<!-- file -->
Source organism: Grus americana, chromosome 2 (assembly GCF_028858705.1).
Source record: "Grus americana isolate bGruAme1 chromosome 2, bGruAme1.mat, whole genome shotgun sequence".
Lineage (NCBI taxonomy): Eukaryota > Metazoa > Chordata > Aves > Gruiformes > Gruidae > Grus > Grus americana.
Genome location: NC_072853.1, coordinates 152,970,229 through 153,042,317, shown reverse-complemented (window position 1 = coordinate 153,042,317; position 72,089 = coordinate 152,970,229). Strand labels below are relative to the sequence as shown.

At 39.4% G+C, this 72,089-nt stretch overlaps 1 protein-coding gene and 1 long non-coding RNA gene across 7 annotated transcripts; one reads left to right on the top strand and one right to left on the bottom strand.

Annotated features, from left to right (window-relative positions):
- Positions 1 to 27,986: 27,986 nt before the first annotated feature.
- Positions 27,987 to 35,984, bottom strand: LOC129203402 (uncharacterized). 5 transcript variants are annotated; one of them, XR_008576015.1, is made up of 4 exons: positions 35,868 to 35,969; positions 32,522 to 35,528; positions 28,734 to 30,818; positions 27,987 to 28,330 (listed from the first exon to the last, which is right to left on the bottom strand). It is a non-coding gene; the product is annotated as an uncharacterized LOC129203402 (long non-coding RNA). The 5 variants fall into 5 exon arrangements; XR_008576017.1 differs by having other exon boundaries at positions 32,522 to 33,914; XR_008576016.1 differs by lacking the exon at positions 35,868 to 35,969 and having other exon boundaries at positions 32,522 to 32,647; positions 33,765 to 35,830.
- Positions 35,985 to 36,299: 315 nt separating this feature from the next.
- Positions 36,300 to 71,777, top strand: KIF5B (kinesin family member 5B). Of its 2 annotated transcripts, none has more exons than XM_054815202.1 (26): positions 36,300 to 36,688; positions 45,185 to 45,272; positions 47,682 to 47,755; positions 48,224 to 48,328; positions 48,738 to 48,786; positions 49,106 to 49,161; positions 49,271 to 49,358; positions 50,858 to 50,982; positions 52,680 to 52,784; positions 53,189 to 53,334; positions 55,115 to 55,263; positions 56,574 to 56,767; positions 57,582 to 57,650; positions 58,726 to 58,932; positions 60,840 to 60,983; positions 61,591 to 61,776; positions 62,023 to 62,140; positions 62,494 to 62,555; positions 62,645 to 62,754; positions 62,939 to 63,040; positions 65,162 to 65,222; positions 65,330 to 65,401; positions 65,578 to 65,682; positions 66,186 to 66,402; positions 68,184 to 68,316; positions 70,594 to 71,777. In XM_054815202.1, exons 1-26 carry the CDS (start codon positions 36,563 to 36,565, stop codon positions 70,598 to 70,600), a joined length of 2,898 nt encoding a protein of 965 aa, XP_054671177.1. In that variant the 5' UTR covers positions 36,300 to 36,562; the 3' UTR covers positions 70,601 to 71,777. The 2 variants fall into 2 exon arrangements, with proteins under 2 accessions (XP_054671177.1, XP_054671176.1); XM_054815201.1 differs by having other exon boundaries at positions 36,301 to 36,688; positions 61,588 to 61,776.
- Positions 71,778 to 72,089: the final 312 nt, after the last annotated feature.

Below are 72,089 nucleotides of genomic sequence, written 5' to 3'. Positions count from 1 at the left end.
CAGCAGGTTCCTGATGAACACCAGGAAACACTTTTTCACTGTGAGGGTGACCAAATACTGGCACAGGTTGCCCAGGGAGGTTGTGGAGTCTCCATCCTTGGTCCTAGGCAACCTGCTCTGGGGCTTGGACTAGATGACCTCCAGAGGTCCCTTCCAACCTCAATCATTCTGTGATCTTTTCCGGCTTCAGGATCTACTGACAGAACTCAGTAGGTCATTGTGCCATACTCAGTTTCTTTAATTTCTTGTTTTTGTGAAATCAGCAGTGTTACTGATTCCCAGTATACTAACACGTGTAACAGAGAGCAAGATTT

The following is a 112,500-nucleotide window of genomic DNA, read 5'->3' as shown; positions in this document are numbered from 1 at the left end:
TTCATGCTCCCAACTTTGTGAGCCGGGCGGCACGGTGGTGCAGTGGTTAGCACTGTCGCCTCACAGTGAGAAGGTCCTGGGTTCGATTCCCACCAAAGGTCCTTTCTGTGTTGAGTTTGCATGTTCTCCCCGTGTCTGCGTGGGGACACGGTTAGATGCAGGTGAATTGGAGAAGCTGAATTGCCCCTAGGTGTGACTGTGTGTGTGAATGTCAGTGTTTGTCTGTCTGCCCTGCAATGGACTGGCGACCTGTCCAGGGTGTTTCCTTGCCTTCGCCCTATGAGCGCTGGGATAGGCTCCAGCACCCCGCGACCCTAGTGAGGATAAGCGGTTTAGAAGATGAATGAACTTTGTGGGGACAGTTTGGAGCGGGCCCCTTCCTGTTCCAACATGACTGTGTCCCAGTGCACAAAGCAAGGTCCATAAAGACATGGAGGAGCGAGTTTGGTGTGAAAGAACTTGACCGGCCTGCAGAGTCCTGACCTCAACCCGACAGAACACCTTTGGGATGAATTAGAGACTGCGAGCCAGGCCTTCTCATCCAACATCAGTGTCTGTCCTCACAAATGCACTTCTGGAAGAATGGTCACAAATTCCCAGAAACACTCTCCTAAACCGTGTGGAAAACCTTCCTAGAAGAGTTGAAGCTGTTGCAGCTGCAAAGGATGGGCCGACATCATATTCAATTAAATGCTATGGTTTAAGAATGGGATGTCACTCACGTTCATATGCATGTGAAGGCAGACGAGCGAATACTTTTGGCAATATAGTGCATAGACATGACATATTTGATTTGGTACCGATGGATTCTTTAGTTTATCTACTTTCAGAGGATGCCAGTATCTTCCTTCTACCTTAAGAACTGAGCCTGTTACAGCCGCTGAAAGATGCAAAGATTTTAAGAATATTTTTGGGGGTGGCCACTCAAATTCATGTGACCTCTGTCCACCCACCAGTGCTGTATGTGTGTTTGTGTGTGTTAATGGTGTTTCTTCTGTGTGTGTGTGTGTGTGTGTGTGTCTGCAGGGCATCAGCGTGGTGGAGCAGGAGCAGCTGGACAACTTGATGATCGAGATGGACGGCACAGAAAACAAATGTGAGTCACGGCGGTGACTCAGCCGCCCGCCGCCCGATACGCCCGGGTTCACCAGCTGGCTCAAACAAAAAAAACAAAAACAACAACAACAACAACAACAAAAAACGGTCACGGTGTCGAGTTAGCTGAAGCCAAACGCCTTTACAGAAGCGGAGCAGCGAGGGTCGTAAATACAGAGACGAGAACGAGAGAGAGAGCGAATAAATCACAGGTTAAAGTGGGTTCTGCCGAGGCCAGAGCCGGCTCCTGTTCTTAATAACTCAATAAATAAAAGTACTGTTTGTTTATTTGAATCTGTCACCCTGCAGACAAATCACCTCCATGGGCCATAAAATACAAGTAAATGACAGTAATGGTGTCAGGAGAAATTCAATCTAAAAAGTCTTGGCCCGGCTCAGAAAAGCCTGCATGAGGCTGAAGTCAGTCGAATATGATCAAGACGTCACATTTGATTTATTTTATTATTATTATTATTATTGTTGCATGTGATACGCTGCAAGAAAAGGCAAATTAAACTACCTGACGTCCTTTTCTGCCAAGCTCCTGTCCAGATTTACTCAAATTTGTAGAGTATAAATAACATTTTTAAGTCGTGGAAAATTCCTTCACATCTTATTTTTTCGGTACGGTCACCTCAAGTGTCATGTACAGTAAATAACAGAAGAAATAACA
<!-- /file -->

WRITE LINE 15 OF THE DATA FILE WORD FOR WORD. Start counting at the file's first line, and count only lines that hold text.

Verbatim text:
TTCATGCTCCCAACTTTGTGAGCCGGGCGGCACGGTGGTGCAGTGGTTAGCACTGTCGCCTCACAGTGAGAAGGTCCTGGGTTCGATTCCCACCAAAGGTCCTTTCTGTGTTGAGTTTGCATGTTCTCCCCGTGTCTGCGTGGGGACACGGTTAGATGCAGGTGAATTGGAGAAGCTGAATTGCCCCTAGGTGTGACTGTGTGTGTGAATGTCAGTGTTTGTCTGTCTGCCCTGCAATGGACTGGCGACCTGTCCAGGGTGTTTCCTTGCCTTCGCCCTATGAGCGCTGGGATAGGCTCCAGCACCCCGCGACCCTAGTGAGGATAAGCGGTTTAGAAGATGAATGAACTTTGTGGGGACAGTTTGGAGCGGGCCCCTTCCTGTTCCAACATGACTGTGTCCCAGTGCACAAAGCAAGGTCCATAAAGACATGGAGGAGCGAGTTTGGTGTGAAAGAACTTGACCGGCCTGCAGAGTCCTGACCTCAACCCGACAGAACACCTTTGGGATGAATTAGAGACTGCGAGCCAGGCCTTCTCATCCAACATCAGTGTCTGTCCTCACAAATGCACTTCTGGAAGAATGGTCACAAATTCCCAGAAACACTCTCCTAAACCGTGTGGAAAACCTTCCTAGAAGAGTTGAAGCTGTTGCAGCTGCAAAGGATGGGCCGACATCATATTCAATTAAATGCTATGGTTTAAGAATGGGATGTCACTCACGTTCATATGCATGTGAAGGCAGACGAGCGAATACTTTTGGCAATATAGTGCATAGACATGACATATTTGATTTGGTACCGATGGATTCTTTAGTTTATCTACTTTCAGAGGATGCCAGTATCTTCCTTCTACCTTAAGAACTGAGCCTGTTACAGCCGCTGAAAGATGCAAAGATTTTAAGAATATTTTTGGGGGTGGCCACTCAAATTCATGTGACCTCTGTCCACCCACCAGTGCTGTATGTGTGTTTGTGTGTGTTAATGGTGTTTCTTCTGTGTGTGTGTGTGTGTGTGTGTGTCTGCAGGGCATCAGCGTGGTGGAGCAGGAGCAGCTGGACAACTTGATGATCGAGATGGACGGCACAGAAAACAAATGTGAGTCACGGCGGTGACTCAGCCGCCCGCCGCCCGATACGCCCGGGTTCACCAGCTGGCTCAAACAAAAAAAACAAAAACAACAACAACAACAACAACAAAAAACGGTCACGGTGTCGAGTTAGCTGAAGCCAAACGCCTTTACAGAAGCGGAGCAGCGAGGGTCGTAAATACAGAGACGAGAACGAGAGAGAGAGCGAATAAATCACAGGTTAAAGTGGGTTCTGCCGAGGCCAGAGCCGGCTCCTGTTCTTAATAACTCAATAAATAAAAGTACTGTTTGTTTATTTGAATCTGTCACCCTGCAGACAAATCACCTCCATGGGCCATAAAATACAAGTAAATGACAGTAATGGTGTCAGGAGAAATTCAATCTAAAAAGTCTTGGCCCGGCTCAGAAAAGCCTGCATGAGGCTGAAGTCAGTCGAATATGATCAAGACGTCACATTTGATTTATTTTATTATTATTATTATTATTGTTGCATGTGATACGCTGCAAGAAAAGGCAAATTAAACTACCTGACGTCCTTTTCTGCCAAGCTCCTGTCCAGATTTACTCAAATTTGTAGAGTATAAATAACATTTTTAAGTCGTGGAAAATTCCTTCACATCTTATTTTTTCGGTACGGTCACCTCAAGTGTCATGTACAGTAAATAACAGAAGAAATAACA